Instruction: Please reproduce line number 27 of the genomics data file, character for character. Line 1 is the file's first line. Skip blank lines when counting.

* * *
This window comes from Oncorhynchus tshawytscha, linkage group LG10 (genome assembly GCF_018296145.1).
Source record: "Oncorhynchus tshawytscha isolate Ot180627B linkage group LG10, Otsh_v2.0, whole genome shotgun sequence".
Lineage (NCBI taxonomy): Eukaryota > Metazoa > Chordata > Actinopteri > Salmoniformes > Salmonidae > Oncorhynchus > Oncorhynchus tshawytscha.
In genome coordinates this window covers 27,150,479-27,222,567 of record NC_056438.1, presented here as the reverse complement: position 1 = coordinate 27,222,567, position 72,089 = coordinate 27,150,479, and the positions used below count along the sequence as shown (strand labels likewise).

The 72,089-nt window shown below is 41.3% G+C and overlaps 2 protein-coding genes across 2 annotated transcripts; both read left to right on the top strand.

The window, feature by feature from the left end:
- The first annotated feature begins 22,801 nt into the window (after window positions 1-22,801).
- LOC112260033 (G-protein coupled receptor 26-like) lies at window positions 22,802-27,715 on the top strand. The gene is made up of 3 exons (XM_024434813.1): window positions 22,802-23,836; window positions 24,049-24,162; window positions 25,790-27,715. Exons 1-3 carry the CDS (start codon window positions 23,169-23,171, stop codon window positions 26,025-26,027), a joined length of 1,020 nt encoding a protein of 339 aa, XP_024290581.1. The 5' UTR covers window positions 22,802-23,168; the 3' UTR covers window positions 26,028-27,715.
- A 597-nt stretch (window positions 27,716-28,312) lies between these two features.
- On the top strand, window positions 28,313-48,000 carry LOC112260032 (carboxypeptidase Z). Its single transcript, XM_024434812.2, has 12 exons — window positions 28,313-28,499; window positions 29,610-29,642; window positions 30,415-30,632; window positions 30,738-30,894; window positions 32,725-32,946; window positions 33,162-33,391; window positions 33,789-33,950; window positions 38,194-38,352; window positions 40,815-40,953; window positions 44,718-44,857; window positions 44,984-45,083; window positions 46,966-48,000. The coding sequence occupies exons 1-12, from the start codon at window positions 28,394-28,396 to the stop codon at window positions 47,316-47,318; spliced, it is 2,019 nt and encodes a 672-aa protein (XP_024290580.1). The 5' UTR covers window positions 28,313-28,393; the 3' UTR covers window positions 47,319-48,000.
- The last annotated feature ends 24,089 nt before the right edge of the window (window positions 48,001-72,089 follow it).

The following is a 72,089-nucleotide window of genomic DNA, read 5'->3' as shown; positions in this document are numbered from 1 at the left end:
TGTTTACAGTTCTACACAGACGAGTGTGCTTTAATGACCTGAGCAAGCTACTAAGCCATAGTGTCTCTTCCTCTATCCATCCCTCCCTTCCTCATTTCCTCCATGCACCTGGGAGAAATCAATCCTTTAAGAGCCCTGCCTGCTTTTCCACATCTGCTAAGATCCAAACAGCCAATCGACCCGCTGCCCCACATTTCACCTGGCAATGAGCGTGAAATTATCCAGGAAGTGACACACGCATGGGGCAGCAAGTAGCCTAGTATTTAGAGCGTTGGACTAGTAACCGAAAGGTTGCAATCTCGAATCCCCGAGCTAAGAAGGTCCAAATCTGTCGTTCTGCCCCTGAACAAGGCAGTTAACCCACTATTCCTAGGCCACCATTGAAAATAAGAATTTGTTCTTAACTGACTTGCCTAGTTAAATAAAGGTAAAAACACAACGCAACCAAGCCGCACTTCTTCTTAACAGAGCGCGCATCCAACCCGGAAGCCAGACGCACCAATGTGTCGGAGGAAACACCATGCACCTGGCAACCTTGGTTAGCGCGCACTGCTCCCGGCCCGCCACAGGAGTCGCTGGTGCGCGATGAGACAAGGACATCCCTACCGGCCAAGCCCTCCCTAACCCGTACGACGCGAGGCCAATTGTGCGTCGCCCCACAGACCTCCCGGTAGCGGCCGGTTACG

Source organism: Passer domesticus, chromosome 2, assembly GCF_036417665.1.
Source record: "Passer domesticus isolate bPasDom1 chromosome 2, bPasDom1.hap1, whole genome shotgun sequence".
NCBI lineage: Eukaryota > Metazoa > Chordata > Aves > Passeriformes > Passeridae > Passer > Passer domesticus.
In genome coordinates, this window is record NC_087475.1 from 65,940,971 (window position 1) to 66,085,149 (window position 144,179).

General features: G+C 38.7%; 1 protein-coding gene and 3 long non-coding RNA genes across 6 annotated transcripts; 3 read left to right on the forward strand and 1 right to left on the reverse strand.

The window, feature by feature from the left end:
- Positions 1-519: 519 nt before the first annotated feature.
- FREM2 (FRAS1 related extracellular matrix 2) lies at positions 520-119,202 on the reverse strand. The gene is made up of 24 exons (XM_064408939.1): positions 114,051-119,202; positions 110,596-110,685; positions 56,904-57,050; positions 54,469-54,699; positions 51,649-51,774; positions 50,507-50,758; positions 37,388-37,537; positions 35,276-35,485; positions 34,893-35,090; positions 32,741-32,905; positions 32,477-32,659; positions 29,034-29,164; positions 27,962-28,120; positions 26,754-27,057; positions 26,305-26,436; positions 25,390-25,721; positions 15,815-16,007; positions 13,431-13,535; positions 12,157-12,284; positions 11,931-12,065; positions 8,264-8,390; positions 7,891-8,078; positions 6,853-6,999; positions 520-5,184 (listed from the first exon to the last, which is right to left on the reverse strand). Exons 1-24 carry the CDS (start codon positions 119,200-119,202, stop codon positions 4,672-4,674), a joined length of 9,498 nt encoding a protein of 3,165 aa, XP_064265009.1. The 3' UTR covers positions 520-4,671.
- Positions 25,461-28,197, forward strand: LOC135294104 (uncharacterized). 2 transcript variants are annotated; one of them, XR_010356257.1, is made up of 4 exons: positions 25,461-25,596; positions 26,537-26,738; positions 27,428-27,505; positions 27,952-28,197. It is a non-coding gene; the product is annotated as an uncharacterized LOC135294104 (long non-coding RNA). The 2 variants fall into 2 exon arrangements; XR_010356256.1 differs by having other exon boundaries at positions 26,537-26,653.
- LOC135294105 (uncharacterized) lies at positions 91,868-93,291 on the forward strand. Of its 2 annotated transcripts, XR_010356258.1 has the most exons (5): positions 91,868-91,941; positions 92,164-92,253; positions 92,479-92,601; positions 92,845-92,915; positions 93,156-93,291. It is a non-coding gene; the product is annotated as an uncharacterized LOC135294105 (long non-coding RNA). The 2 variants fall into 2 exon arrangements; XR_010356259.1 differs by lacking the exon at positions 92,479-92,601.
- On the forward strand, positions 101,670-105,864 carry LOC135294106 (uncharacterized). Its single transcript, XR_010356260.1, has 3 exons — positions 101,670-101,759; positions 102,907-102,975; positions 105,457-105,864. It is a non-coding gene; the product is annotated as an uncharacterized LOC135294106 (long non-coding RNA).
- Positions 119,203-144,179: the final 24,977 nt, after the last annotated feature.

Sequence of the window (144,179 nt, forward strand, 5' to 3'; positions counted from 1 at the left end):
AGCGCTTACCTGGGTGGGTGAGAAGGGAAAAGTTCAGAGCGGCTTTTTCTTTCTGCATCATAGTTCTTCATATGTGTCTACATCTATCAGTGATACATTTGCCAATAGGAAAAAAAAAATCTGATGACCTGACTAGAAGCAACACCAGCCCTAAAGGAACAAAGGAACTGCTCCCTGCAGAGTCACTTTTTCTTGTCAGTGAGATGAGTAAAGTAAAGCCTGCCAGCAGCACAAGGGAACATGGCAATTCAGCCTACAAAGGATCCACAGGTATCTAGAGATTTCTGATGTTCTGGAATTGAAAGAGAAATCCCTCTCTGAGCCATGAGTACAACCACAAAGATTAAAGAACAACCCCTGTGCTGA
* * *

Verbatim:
AGCGCTTACCTGGGTGGGTGAGAAGGGAAAAGTTCAGAGCGGCTTTTTCTTTCTGCATCATAGTTCTTCATATGTGTCTACATCTATCAGTGATACATTTGCCAATAGGAAAAAAAAAATCTGATGACCTGACTAGAAGCAACACCAGCCCTAAAGGAACAAAGGAACTGCTCCCTGCAGAGTCACTTTTTCTTGTCAGTGAGATGAGTAAAGTAAAGCCTGCCAGCAGCACAAGGGAACATGGCAATTCAGCCTACAAAGGATCCACAGGTATCTAGAGATTTCTGATGTTCTGGAATTGAAAGAGAAATCCCTCTCTGAGCCATGAGTACAACCACAAAGATTAAAGAACAACCCCTGTGCTGA